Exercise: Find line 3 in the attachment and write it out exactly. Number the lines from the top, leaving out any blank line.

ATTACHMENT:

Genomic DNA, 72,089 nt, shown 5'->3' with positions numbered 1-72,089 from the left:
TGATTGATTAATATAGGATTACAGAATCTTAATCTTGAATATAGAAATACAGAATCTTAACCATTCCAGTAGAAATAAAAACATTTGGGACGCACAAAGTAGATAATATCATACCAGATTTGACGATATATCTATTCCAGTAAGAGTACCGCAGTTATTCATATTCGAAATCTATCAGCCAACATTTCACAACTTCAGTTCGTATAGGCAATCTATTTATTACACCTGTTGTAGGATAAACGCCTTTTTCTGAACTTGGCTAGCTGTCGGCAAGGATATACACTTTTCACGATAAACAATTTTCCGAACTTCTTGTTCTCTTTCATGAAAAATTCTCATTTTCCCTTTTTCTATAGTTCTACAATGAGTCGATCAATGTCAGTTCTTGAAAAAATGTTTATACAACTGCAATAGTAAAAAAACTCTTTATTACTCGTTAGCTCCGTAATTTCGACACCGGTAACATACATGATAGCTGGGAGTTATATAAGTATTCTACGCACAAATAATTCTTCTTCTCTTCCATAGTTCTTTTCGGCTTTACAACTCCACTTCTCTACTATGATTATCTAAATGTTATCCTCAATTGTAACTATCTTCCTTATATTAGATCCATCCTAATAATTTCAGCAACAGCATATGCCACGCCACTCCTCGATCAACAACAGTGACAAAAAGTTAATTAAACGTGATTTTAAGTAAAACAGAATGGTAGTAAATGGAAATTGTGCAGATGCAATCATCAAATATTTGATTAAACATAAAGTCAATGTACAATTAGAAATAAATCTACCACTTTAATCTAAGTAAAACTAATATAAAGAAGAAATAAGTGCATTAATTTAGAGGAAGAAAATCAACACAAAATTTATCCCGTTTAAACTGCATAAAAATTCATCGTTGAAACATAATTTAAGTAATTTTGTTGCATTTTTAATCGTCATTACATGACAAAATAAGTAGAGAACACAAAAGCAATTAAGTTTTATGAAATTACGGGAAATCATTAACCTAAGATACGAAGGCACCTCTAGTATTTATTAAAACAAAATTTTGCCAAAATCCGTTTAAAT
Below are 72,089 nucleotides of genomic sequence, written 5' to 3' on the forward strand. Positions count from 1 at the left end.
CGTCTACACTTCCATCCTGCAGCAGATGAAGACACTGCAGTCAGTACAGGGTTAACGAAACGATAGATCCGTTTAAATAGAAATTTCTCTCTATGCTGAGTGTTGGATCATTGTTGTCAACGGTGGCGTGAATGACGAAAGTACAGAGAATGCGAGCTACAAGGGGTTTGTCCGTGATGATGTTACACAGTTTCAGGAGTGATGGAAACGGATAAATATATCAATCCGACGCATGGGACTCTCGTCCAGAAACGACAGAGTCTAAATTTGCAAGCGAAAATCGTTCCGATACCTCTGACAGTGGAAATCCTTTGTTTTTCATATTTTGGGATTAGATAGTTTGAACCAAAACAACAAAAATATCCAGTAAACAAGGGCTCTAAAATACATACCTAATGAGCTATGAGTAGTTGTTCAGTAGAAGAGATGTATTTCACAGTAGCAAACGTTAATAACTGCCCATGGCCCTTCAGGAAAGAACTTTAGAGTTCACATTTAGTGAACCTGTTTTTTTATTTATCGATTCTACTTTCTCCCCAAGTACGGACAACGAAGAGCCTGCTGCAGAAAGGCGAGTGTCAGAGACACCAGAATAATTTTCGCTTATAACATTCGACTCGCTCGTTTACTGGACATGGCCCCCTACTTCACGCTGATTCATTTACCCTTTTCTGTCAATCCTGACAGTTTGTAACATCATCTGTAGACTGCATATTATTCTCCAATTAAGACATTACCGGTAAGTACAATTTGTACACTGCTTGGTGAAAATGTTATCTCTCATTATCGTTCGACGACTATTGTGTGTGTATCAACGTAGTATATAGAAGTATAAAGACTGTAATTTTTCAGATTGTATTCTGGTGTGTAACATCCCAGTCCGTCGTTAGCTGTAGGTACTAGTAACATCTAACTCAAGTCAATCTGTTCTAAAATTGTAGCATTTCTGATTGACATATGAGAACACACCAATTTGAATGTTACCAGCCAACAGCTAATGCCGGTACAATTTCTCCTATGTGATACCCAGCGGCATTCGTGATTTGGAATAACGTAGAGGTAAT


Below are 72,089 nucleotides of genomic sequence, written 5' to 3' on the forward strand. Positions count from 1 at the left end.